1. Air on the G String  (05:20)
  11. Messiah, oratorio, HWV 56: Hallelujah Chorus

    1. Hallelujah Chorus  (03:40)
  12. Symphony No. 104 in D major ("London"), H. 1/104: Allegretto

    1. Allegretto  (05:25)
  13. Sinfonia in F major, Grave F7: Andante

    1. Andante  (02:11)
  14. Serenade No. 13 for strings in G major ("Eine kleine Nachtmusik"), K. 525: Allegro

    1. Allegro  (05:53)
  15. Piano Sonata No. 14 in C sharp minor ("Moonlight"), Op. 27/2: Adagio

    1. Adagio  (05:19)
  16. Clarinet Concerto No. 2 in E flat major, Op. 74 (J118): Andante

    1. Andante  (06:50)
  17. Stabat mater for 2 sopranos, tenor, bass, chorus, & orchestra: Quis est homo

    1. Quis est homo  (06:54)

Disc 2

  1. Ellens Gesang III ("Ave Maria"), song for voice & piano, D. 839 (Op. 52/6)  (04:53)
  2. Symphonie fantastique for orchestra ("Episode de la vie d'un Artiste...en cinq parties"), H.48 (Op. 14): Un Bal

    1. Un Bal  (06:31)
  3. A Midsummer Night's Dream, incidental music, Op. 61: Wedding March

    1. Wedding March  (06:25)
  4. Waltz for piano in D flat major ("Minute"), Op. 64/1, CT 212  (01:46)
  5. Symphony No. 1 in B flat major ("Spring"), Op. 38: Largo

    1. Largo  (05:33)
  6. Die Walküre (The Valkyrie), opera, WWV 86b: Ride of the Valkyries

    1. Ride of the Valkyries  (05:25)
  7. La Traviata, opera: Prelude

    1. Prelude  (03:54)
  8. Hungarian Dances (21) for orchestra, WoO1: Hungarian Dance No. 3

    1. Hungarian Dance No. 3  (02:20)
  9. The Swan Lake, ballet, Op. 20: Scène

    1. Scène  (02:43)
  10. Slavonic Dance No. 1 for orchestra in C major, B. 83/1 (Op. 46/1)  (03:52)
  11. Enigma Variations for orchestra, Op.36: Nimrod

    1. Nimrod  (03:42)
  12. Clair de lune, for piano, L. 75/3  (04:29)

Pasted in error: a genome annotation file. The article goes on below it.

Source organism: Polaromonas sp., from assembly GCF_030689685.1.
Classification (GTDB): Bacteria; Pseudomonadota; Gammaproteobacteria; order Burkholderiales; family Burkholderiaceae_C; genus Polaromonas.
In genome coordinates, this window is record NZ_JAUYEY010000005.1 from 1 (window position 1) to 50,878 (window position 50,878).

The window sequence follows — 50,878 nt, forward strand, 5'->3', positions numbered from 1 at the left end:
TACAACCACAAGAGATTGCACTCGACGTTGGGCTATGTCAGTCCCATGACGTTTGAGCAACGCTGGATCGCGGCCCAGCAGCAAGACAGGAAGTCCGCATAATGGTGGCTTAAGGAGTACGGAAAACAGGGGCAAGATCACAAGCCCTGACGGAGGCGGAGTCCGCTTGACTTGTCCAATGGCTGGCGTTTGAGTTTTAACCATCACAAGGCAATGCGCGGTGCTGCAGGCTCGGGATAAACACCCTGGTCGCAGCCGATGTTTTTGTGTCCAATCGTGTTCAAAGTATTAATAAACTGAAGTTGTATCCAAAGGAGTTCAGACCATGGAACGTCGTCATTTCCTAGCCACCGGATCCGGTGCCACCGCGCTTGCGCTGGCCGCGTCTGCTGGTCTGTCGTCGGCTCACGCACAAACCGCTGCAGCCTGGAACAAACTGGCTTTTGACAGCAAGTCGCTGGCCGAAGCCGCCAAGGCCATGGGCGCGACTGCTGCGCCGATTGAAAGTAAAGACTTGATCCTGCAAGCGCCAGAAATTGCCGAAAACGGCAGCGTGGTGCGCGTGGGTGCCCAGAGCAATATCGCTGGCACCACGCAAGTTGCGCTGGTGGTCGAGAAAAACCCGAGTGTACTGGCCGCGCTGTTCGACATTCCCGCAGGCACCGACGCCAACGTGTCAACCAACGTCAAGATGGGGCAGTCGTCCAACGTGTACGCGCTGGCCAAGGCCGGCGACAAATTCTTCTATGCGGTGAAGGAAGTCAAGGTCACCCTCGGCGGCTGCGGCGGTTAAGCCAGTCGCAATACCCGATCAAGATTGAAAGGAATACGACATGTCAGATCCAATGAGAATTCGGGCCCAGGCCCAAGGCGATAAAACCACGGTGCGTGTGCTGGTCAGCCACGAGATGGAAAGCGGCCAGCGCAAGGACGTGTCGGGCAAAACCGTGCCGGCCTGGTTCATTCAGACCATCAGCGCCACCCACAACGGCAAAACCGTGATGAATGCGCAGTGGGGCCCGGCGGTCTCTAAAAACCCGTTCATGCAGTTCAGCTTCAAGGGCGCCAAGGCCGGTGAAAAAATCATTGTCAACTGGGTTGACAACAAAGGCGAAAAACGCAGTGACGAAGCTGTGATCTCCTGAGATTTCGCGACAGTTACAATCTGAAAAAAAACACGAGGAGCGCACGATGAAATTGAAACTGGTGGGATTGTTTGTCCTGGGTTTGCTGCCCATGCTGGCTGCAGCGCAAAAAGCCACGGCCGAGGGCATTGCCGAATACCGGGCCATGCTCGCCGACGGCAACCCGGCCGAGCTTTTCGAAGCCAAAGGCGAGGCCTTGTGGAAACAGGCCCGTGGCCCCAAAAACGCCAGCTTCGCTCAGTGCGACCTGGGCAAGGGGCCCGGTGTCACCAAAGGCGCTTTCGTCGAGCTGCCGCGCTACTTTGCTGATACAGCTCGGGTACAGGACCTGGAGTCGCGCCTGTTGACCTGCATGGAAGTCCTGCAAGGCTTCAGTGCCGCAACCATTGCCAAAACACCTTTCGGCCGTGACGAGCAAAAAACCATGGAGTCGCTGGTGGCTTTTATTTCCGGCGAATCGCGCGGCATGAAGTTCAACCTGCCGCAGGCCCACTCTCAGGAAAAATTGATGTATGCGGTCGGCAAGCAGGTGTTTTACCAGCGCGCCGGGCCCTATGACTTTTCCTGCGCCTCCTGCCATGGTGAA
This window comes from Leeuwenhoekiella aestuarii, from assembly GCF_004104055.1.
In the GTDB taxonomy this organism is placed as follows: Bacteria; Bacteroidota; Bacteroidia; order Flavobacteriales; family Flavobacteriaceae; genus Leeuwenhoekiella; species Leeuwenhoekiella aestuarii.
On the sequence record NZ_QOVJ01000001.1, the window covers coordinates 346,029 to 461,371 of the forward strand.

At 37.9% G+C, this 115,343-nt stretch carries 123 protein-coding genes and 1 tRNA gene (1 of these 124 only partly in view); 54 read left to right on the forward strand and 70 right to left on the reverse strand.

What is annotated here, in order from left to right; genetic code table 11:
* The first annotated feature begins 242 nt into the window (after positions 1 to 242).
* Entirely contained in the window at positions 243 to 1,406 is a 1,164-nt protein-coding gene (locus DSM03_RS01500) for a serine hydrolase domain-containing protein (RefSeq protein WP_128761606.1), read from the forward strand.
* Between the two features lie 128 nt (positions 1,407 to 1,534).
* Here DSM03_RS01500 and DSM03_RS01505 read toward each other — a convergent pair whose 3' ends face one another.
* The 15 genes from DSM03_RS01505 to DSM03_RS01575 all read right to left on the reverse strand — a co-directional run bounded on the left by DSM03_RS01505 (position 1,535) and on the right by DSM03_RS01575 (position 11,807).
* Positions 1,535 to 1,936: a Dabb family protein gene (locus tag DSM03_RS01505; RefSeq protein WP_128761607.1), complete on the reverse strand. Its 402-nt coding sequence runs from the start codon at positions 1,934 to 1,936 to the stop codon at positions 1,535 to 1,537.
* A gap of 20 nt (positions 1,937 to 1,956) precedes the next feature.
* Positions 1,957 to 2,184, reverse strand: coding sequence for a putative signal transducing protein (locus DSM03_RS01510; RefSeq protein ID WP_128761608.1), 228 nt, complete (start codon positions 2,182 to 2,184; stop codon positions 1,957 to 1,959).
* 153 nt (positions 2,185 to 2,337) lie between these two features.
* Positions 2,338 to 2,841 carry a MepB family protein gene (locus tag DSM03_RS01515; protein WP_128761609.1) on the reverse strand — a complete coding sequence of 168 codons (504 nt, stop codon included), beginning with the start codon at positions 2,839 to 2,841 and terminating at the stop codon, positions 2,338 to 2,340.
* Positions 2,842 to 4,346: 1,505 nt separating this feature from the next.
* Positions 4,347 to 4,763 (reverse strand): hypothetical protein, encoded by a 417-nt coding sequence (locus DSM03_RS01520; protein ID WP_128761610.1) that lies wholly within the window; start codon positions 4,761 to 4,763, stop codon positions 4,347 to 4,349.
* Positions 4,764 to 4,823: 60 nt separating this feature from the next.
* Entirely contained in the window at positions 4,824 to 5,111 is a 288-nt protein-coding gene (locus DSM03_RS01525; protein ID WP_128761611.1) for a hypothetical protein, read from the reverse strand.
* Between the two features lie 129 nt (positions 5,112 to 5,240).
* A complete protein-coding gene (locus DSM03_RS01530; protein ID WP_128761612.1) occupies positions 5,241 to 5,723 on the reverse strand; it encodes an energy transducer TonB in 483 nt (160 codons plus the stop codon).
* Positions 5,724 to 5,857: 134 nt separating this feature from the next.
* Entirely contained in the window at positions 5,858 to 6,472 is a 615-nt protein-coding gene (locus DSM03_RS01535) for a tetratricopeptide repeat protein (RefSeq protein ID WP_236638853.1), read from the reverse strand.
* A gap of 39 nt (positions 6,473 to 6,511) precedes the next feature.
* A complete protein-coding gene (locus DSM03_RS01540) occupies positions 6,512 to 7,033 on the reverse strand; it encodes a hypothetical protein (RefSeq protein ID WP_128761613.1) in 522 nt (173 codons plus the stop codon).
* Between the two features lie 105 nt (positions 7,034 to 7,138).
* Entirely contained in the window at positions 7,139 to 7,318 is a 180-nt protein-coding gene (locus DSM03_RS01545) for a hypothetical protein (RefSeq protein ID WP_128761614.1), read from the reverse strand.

13. Also sprach Zarathustra (Thus Spoke Zoroaster), tone poem for orchestra, Op. 30: Opening

    1. Opening  (01:53)
  14. Prelude for piano No.1 in C sharp minor ("The Bells of Moscow"), Op. 3/2  (04:43)
  15. Fontane di Roma (The Fountains of Rome), symphonic poem, P. 106: Fountain of the Villa Medici at Sunset

    1. Fountain of the Villa Medici at Sunset  (06:10)
  16. Pulcinella, suite for orchestra: Overture

    1. Overture  (02:11)
  17. Carmina Burana, scenic cantata for soloists, choruses & orchestra: O Fortuna

    1. O Fortuna  (02:42)
  18. Simple Symphony, for string orchestra, Op. 4: Playful Pizzicato

    1. Playful Pizzicato  (03:22)
  19. Violin Concerto: 1st Movement

    1. 1st Movement  (06:47)

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A to Z of Classical Music 5 out of 5 based on 0 ratings. 2 reviews.
Guest More than 1 year ago
I bought this set a couple years ago and I play it weekly. I put one of the cd's in my car and the cd player was damaged and it "ate" my cd! Well I had to go out and get a new copy right away! A truly beautiful set. Good music for relaxing weekend mornings or background at dinner parties. I listen to mine all the time.
Matthew15 More than 1 year ago
The 2-CD set included in the new 3rd expanded edition of this release has a track listing different than what you see on this page. Click on the "back cover" picture, and it will show that the tracks (on this edition) are listed alphabetically, by composer. Of course, it's impossible to sum up the best classical works ever written on only 2 CDs, and the selections will always be debatable. But the CDs are maxed out at over 2 and a half hours total, and from Adams to Wagner, you're given a good cross-section of the different periods of classical music, and what they have to offer. The book has been expanded to 930+ pages, and although there are a few surprising omissions (Maw, Tan Dun, Whitacre... maybe the only composers in the book are ones on the Naxos label?), it's still a good source of reference for casual listeners, and those curious about composers they weren't otherwise familiar with. The price is definitely right, and you may wind up turning yourself onto something new!